# Investment interest at tax timeDecember 28, 2005 2:37 PM   Subscribe

Canadian Investment Loan Income Tax question. I get so sick of people telling me "You can write off the interest...." and then when I ask them what that means exactly... Silence.

I know that if I take out a loan to invest (Say in a rental property) that the interest is tax deductable. What exactly does that mean? I mean if my marginal tax rate is about 30%, for every \$100 that I pay in Interest Charges, what do I get back \$30 or \$100 or some other amount? Is the interest amount (100) deducted from my gross income instead? Is there an easy formula for figuring this out? I am so confused. I hate maths almost as much as tax.
posted by TheFeatheredMullet to Work & Money (6 answers total)

Best answer: The interest you pay is deducted from your gross income, lowering your net taxable income. So if your marginal tax rate is 30%, for every \$100 of interest you pay, your taxes payable are \$30 less than they would have been if you spent that money on something else (like say.. pancakes).
posted by raedyn at 2:46 PM on December 28, 2005

If it's a deduction, it's deducted from your income, so that's money you don't have to pay tax on. So it's like your income was \$100 less.

If it's a tax credit, that's different. It means the government acts like you paid that money towards your taxes. So it's taken directly from the amount you're supposed to pay in taxes. Note that tax credits aren't 100%, you get some percentage of the total (I think it's either 18 0r 21 for charitable donations, for example) credited as though you had paid it in taxes. So if you donated \$100 towards charity, the taxes you owed would be \$18 or \$31 less.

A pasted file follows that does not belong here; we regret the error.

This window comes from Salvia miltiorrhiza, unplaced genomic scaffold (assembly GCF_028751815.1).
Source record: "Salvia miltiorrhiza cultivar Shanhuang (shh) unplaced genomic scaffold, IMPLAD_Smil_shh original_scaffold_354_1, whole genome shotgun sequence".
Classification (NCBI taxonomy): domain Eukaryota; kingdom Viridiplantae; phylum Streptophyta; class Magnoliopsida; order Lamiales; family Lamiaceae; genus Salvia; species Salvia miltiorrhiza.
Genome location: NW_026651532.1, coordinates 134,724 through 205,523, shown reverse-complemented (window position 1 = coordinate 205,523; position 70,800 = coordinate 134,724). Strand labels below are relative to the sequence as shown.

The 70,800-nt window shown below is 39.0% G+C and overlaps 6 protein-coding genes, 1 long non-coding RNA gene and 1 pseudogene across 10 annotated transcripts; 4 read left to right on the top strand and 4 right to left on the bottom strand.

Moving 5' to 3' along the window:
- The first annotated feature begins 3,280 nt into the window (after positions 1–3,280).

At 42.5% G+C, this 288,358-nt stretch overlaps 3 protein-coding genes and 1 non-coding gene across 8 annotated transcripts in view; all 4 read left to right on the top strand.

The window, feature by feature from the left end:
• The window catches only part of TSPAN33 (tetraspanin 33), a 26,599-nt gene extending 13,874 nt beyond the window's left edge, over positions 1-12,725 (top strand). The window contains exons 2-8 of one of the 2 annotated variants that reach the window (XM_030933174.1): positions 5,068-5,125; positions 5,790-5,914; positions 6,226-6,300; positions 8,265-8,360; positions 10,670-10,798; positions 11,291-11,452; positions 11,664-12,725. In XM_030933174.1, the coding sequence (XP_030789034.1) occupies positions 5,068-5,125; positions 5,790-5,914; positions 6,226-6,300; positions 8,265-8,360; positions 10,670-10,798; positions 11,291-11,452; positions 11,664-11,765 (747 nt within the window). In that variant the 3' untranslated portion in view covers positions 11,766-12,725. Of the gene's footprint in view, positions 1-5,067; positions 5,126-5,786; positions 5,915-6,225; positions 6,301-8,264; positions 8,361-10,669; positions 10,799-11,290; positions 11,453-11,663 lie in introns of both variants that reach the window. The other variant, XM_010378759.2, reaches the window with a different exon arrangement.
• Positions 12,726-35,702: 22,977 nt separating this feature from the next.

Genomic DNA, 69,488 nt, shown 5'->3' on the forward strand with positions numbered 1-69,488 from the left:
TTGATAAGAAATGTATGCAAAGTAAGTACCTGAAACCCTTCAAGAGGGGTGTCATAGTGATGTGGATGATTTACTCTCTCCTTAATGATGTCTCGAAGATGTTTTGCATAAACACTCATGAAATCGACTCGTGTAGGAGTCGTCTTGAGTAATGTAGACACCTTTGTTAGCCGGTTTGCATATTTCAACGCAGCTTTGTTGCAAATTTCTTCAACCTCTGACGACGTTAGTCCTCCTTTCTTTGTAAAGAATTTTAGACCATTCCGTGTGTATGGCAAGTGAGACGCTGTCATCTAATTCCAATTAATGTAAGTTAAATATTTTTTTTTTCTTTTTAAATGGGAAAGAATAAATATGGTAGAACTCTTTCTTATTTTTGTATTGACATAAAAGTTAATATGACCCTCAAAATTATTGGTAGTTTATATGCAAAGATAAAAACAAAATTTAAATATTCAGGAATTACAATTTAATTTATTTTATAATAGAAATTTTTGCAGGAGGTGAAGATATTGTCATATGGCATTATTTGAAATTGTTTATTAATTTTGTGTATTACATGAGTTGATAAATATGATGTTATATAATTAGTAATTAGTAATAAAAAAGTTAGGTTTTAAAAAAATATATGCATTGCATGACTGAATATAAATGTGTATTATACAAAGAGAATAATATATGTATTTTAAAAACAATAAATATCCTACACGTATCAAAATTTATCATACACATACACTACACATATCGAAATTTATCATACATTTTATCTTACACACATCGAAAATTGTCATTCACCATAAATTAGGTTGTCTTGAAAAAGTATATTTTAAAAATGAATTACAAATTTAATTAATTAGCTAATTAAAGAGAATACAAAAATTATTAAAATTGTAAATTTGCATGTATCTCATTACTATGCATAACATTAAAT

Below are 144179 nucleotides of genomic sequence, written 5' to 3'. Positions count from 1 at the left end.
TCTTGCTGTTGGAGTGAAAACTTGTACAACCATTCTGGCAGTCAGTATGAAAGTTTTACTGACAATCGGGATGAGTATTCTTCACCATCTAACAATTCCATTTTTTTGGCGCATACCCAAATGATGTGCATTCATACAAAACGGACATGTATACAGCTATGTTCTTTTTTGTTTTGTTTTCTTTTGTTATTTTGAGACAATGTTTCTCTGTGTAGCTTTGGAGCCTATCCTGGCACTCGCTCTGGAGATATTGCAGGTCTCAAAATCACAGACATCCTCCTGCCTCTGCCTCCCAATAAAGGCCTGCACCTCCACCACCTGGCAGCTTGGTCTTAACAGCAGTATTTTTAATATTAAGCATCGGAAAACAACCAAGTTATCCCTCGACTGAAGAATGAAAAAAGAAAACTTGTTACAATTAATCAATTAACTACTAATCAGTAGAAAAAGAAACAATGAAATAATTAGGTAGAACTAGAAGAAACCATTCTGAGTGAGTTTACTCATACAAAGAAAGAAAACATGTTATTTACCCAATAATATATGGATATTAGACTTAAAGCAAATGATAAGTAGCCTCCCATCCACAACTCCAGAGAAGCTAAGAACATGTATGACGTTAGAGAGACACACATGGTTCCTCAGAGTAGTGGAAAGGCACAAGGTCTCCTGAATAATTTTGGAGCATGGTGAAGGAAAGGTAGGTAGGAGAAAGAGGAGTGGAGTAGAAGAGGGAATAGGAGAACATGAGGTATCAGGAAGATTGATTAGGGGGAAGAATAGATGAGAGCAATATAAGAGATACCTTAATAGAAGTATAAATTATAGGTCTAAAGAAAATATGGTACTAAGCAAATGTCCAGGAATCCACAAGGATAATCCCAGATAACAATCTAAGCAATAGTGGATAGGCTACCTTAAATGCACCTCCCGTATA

posted by duck at 2:47 PM on December 28, 2005

Investment loan interest in Canada (currently) is a tax deduction, not a tax credit.
posted by raedyn at 2:50 PM on December 28, 2005

This may be tangential to your question (and it's U.S.), but I asked about that uber-cool catch-all phrase "writeoff" here on MoFi a year ago.
posted by rolypolyman at 2:56 PM on December 28, 2005

A qualified investment advisor (or tax accountant) should be able to walk you through these sorts of questions and to make it easy to understand. If they aren't taking the time to answer your questions, take your business somewhere else.
posted by raedyn at 3:09 PM on December 28, 2005

Response by poster: Thanks raedyn. Just what I needed to know.
Honorable mention to duck for teaching me something new about Tax Credits as well.
I have filled my quota for learning new things for a couple of days now : )
posted by TheFeatheredMullet at 7:49 PM on December 28, 2005

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